When your employer is first and foremost in the television business, and your job is to manage the company’s entire digital presence, you’ve got your work cut out for you. That’s precisely what Jay Yarow, CNBC’s SVP and Executive Editor, Digital faces on a daily basis. He is responsible for everything that appears online outside of what is being broadcast. That means CNBC.com, Facebook, Instagram, LinkedIn – everything.
Yarow says that the objective of the brand is tracking everything related to business, finance, and investing. “We are aiming to be the most trusted brand when it comes to everything money.”
And his approach seems to be working: In September 2017, CNBC Digital reached the number three position in the Business/Finance News category for the first time ever and delivered a record 49.2 million unique visitors in September, which was up 74% year-over year. CNBC Digital also saw impressive growth in mobile with a record high of 30 million mobile unique visitors in September, up 105% year-over-year. And so far this year, traffic from social platforms to CNBC.com has grown 83%.
Keeping it simple
When he came on board in February 2016, Yarow’s goal was to keep a good thing going and expand upon and improve what he could. “They had a great digital brand in place [when I got here]. It was growing before I got here. I helped to accelerate that growth. They have been doing digital for years. I tried to come in and add some extra,” he explained.
Sometimes, the seemingly small things make a big difference. For example, when you read a CNBC story and you see the bulleted data points summarizing the story at the top of the page, that’s something that Yarow added. “From my perspective, it’s super valuable. Investors or business leaders tend to be busy and don’t have time to absorb a lot of information,” he said. This way, readers can quickly get the gist of a news story on the way to a meeting when they might not have time to read the whole thing.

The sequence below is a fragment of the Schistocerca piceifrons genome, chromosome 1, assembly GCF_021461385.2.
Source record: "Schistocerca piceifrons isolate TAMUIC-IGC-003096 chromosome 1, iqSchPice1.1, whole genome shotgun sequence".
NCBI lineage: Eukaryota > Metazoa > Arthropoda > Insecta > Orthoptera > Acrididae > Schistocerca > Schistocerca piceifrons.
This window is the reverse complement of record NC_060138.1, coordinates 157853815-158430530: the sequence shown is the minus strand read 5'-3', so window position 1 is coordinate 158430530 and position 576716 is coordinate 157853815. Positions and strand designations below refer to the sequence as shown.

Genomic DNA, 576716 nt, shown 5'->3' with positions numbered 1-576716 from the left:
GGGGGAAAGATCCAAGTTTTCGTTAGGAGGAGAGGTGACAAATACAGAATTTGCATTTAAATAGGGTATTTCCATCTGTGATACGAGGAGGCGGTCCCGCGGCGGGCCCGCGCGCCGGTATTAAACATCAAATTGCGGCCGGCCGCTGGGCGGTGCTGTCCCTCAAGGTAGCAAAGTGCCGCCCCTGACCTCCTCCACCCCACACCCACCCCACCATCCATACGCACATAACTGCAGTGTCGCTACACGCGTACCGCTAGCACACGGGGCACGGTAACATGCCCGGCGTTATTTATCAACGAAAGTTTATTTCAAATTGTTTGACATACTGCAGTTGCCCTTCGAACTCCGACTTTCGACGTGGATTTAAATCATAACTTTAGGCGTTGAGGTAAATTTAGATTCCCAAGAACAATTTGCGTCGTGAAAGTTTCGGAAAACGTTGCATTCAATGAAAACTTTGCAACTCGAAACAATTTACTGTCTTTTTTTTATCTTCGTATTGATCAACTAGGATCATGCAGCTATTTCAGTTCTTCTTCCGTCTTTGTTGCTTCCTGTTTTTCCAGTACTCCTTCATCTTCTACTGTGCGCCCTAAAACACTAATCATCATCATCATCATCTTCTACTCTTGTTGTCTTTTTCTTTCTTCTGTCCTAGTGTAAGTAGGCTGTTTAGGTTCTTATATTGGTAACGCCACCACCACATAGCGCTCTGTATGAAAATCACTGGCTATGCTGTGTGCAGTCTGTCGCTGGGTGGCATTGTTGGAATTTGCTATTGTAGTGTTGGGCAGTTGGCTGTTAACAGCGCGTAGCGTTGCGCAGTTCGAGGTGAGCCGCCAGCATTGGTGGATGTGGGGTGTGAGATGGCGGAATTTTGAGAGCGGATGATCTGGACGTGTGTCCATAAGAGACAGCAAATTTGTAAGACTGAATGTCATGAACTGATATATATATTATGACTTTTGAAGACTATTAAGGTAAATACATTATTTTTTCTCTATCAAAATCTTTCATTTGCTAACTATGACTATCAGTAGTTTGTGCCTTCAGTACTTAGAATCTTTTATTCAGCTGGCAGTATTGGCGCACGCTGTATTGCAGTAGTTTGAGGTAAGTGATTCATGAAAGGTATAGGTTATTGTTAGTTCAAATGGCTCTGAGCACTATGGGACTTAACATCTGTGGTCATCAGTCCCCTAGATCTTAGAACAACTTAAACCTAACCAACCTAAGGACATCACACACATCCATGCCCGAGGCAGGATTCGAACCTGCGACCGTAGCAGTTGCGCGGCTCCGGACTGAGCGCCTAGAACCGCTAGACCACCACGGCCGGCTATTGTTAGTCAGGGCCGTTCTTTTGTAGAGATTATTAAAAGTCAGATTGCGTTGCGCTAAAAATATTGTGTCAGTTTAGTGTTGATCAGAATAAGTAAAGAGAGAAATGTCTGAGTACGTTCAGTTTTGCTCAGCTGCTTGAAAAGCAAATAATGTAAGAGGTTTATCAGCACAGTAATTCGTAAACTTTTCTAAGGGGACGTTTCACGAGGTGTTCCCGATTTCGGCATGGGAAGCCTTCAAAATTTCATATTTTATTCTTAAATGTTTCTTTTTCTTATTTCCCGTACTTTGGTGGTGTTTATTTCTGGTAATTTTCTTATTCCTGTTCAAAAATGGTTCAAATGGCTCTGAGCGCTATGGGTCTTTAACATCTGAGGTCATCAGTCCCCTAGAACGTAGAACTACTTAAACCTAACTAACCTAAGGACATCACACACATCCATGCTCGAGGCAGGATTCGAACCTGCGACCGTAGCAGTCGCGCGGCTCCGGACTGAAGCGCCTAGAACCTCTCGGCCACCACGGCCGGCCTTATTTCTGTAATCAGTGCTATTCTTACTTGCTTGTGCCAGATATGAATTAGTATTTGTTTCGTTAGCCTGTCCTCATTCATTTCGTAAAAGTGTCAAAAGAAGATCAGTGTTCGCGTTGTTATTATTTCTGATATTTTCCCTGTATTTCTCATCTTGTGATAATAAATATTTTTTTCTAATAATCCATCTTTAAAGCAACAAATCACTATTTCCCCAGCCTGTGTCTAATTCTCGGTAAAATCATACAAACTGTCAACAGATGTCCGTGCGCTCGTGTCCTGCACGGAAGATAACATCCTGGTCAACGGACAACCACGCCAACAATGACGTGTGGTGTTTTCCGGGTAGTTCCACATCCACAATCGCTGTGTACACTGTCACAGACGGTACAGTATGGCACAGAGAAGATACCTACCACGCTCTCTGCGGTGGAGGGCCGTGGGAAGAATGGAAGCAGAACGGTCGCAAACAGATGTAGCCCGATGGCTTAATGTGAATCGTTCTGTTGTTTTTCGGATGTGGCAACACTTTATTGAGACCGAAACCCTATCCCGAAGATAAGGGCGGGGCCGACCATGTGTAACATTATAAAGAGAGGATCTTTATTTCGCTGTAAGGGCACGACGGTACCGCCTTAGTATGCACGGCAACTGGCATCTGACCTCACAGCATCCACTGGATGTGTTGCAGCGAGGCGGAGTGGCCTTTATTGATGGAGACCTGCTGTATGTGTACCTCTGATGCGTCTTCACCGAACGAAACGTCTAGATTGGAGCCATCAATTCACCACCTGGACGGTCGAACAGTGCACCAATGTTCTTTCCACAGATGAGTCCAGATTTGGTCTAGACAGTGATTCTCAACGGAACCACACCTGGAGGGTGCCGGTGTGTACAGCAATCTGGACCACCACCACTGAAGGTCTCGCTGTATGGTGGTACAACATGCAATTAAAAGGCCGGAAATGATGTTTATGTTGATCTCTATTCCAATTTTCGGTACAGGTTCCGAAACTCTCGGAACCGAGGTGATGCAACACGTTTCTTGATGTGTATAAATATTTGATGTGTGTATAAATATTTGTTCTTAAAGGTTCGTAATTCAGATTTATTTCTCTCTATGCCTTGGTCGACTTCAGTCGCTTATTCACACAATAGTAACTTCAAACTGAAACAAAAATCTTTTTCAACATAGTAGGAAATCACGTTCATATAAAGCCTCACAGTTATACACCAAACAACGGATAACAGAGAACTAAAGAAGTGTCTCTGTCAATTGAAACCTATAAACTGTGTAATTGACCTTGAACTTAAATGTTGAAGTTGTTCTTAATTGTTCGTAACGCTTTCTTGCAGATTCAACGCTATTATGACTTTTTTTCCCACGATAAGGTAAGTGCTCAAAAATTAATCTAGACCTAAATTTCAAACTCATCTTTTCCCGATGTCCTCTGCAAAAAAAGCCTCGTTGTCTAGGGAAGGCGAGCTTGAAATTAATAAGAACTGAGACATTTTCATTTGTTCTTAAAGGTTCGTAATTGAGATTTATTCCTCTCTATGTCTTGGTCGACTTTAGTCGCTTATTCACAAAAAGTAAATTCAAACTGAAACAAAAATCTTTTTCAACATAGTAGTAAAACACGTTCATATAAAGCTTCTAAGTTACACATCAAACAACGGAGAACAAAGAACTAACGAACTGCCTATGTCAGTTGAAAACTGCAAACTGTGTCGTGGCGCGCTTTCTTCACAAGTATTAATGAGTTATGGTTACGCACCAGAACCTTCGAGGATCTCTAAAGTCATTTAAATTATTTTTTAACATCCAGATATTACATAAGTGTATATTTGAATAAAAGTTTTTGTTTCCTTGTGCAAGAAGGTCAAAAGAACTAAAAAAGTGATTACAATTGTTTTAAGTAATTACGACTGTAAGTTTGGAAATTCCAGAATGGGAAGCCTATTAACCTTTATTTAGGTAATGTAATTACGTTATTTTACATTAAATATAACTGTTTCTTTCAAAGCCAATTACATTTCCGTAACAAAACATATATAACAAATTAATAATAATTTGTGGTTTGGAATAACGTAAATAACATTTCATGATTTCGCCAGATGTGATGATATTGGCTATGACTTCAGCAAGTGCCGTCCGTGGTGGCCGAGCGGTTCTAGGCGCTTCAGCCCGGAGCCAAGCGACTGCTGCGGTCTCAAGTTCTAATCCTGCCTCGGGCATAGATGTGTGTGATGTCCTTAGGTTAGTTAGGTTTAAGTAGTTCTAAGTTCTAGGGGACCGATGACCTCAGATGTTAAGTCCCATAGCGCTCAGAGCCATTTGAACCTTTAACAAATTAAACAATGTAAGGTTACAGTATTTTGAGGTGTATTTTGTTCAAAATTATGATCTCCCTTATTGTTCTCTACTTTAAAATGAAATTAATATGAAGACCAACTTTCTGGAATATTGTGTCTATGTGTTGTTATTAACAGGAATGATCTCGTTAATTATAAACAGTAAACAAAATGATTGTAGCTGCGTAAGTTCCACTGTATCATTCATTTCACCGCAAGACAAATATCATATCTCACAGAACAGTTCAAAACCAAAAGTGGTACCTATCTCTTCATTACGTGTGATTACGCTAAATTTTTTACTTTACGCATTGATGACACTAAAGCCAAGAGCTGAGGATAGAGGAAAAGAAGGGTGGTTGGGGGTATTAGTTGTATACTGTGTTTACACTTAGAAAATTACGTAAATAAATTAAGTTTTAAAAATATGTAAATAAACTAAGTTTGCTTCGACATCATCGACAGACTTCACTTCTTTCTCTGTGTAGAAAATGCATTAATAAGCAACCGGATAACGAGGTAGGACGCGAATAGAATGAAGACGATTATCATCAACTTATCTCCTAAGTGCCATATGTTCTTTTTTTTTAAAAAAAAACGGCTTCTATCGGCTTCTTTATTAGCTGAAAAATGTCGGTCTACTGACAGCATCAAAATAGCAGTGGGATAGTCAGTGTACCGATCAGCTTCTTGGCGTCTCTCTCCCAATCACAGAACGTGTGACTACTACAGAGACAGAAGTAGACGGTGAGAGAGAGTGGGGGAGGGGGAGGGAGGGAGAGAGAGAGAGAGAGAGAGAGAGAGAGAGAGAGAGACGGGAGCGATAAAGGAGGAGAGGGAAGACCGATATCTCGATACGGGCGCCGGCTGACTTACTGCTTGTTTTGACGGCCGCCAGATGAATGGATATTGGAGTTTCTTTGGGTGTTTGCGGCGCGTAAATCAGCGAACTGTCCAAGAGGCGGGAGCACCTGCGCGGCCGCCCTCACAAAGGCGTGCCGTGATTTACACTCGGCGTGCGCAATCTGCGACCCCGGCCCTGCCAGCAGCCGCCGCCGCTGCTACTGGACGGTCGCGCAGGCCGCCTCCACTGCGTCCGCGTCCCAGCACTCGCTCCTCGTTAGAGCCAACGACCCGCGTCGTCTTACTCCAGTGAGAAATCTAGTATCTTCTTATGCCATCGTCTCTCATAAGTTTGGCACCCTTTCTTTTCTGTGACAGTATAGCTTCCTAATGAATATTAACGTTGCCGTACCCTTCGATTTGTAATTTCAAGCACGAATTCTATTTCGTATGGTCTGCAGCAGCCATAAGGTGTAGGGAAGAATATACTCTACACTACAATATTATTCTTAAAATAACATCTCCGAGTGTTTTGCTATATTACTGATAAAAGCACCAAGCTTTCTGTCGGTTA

He also recognizes the importance of social media in reaching his busy audience. “I’m fortunate in that I really enjoy doing these things. It’s not like it’s a chore to check Instagram and check Twitter or Facebook or CNBC.com. These are all things I would do either way and I get to influence that.”
Keeping it real
Yarow says his primary focus is putting together a strong news team that breaks a lot of stories. As he joked, “We are first and foremost a media company. We never have to pivot to video.”
Above all, his focus is on producing high quality journalism. Then, he asks if “the journalism we are producing being rewarded with an appropriately large audience.” As he points out, it is important to be able to support the production of this journalism so reaching a significant audience and monetizing them is essential. “When you are building something, you have to make sure there is a business there,” he said. To that end, Yarow stays in sync with the business side to ensure that whatever he is doing has their support.
And, with so many media properties struggling and announcing layoffs, CNBC has been a marked positive contrast. It’s been growing and adding reporters like Chrissy Farr and Alex Sherman as well as a slew of new reporters to its tech coverage team in the last year. When it comes to different social channels like Instagram and YouTube, Yarow says he tries to hire good people and empower them to do good work. “We have great leaders we trust and empower them to run the different channels. My goal is to have nothing to do.”
“We have really focused on news and making sure we are breaking news. We built out our tech section and made it a strong team. And we are always systematically assessing business news and where we can get stronger,” Yarow explained.
One of the great advantages of being part of CNBC is that we have a lot of great platforms. I see a lot of different tech pieces being built and see what produces the best results.” He added, “We focus primarily on journalism and building a technology platform and tech stack.” And while the company is growing fast, he emphasizes that they are doing so it in a responsible way. “We are not saying, ‘Here is a $100M. Set it on fire and see what happens to our traffic’.”